• Rather than passing though the entire margin tax assessed against the landlord to the tenants, the tenants pay their proportionate share of only the portion of the margin tax that represents an actual reduction in applicable school district maintenance and operations taxes (i.e., the amount equal to (a) the amount that such school district maintenance and operations tax expenses would have been if calculated based upon the applicable school district maintenance and operations tax rates for 2006, minus (b) the actual amount of school district maintenance and operations tax expenses that are assessed for such lease year).
  • Rather than passing though the entire margin tax assessed against the landlord to the tenants, the tenants pay a stipulated sum based on current tax rates and typically determined by applying said tax rates to a portion of the base and any additional rent to be paid by the tenants pursuant to the terms of the lease.
  • Rather than passing though the entire margin tax assessed against the landlord to the tenants, the tenants pay a stipulated percentage of the margin tax assessed against the landlord.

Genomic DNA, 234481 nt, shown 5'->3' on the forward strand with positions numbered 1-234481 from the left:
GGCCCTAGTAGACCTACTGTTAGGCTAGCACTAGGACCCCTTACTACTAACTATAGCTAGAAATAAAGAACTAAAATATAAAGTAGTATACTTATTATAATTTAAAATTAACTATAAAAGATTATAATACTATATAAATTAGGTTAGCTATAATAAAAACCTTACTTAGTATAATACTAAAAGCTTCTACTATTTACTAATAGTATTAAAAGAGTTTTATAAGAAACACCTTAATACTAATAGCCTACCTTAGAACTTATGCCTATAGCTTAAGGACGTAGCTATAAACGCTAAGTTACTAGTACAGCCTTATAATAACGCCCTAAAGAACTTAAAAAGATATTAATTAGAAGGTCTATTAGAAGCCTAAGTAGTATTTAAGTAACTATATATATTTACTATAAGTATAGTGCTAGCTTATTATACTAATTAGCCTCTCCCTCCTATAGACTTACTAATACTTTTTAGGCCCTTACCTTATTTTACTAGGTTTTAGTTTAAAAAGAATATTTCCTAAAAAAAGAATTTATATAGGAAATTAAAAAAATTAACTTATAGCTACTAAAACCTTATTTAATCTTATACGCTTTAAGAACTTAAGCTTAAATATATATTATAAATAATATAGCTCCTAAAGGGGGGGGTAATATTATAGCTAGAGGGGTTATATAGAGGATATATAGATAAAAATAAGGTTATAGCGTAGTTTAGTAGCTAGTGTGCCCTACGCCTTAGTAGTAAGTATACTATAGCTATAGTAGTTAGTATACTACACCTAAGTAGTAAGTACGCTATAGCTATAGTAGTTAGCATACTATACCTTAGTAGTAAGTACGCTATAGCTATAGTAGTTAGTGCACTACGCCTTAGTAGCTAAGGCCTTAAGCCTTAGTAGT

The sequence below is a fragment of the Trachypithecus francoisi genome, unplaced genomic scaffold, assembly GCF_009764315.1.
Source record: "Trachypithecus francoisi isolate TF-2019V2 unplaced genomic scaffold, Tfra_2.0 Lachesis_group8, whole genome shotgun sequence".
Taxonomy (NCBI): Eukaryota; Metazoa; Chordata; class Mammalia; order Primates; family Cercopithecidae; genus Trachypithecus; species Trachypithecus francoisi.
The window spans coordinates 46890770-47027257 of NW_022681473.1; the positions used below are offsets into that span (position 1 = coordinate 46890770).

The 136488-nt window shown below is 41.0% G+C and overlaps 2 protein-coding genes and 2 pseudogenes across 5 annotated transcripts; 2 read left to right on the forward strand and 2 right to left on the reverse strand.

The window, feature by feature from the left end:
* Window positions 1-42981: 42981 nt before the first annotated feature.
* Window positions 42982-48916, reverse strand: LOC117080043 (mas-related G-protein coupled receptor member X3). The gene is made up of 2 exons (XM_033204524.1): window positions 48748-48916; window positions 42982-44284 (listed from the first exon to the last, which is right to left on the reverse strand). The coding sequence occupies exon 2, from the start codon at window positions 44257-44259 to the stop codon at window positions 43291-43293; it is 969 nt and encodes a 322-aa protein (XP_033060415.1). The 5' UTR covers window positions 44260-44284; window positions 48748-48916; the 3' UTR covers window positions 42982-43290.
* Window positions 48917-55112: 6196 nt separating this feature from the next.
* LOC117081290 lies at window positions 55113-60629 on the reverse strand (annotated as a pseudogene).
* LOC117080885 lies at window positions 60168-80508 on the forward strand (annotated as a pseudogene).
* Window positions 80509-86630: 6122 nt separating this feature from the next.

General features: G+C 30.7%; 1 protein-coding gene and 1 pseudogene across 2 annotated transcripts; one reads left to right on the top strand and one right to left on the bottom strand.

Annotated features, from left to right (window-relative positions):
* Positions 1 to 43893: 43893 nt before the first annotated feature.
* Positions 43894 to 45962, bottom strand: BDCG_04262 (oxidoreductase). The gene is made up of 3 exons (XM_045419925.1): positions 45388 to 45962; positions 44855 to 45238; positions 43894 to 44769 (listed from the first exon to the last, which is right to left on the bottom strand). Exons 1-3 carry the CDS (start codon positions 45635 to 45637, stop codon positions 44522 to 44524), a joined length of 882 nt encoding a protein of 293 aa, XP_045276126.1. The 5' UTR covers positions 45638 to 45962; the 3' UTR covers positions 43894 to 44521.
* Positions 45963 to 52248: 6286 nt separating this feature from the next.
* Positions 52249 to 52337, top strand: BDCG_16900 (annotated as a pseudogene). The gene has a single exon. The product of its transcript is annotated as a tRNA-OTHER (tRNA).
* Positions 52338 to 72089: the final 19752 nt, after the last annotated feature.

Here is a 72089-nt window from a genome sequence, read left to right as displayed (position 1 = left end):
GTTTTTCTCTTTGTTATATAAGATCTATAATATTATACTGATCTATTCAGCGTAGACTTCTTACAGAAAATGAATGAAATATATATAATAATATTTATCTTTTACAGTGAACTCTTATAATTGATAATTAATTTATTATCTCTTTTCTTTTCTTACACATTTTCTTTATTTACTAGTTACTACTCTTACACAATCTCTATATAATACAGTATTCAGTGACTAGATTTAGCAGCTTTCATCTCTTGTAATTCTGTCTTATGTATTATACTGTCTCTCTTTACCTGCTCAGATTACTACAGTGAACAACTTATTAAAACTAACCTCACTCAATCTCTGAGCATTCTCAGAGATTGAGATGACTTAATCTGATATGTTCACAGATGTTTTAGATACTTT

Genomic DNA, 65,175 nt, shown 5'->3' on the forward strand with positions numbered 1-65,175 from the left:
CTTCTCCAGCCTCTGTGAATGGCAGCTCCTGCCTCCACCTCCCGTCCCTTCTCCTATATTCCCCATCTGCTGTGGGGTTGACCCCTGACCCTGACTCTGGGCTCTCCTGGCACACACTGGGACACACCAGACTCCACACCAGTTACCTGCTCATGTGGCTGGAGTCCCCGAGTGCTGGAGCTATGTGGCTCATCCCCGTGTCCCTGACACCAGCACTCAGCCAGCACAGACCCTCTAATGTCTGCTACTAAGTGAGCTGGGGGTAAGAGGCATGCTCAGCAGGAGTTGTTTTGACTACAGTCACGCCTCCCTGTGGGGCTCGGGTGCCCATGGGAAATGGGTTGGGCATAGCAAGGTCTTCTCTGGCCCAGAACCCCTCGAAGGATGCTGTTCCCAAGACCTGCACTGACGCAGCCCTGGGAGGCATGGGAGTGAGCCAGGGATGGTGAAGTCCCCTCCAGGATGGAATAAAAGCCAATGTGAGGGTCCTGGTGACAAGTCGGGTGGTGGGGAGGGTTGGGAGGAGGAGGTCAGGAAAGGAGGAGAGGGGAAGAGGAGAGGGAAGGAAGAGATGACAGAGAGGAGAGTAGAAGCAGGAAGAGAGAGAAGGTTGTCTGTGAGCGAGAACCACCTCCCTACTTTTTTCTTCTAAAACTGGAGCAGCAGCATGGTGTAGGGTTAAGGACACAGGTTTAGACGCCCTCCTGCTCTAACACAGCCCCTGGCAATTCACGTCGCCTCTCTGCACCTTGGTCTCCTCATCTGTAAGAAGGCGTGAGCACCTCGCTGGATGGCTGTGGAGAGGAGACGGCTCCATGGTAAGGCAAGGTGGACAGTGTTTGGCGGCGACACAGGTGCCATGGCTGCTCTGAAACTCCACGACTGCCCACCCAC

• The tenant will require that any portion of the margin tax attributable to the landlord's sale or other conveyance of the property be excluded from the operating expenses and/or taxes passed through to the tenant.

 

Disclaimer:  Content contained within this news alert provides information on general legal issues and is not intended to provide advice on any specific legal matter or factual situation. This information is not intended to create, and receipt of it does not constitute, a lawyer-client relationship. Readers should not act upon this information without seeking professional counsel.

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Michael Webb
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214.745.5308
mwebb@winstead.com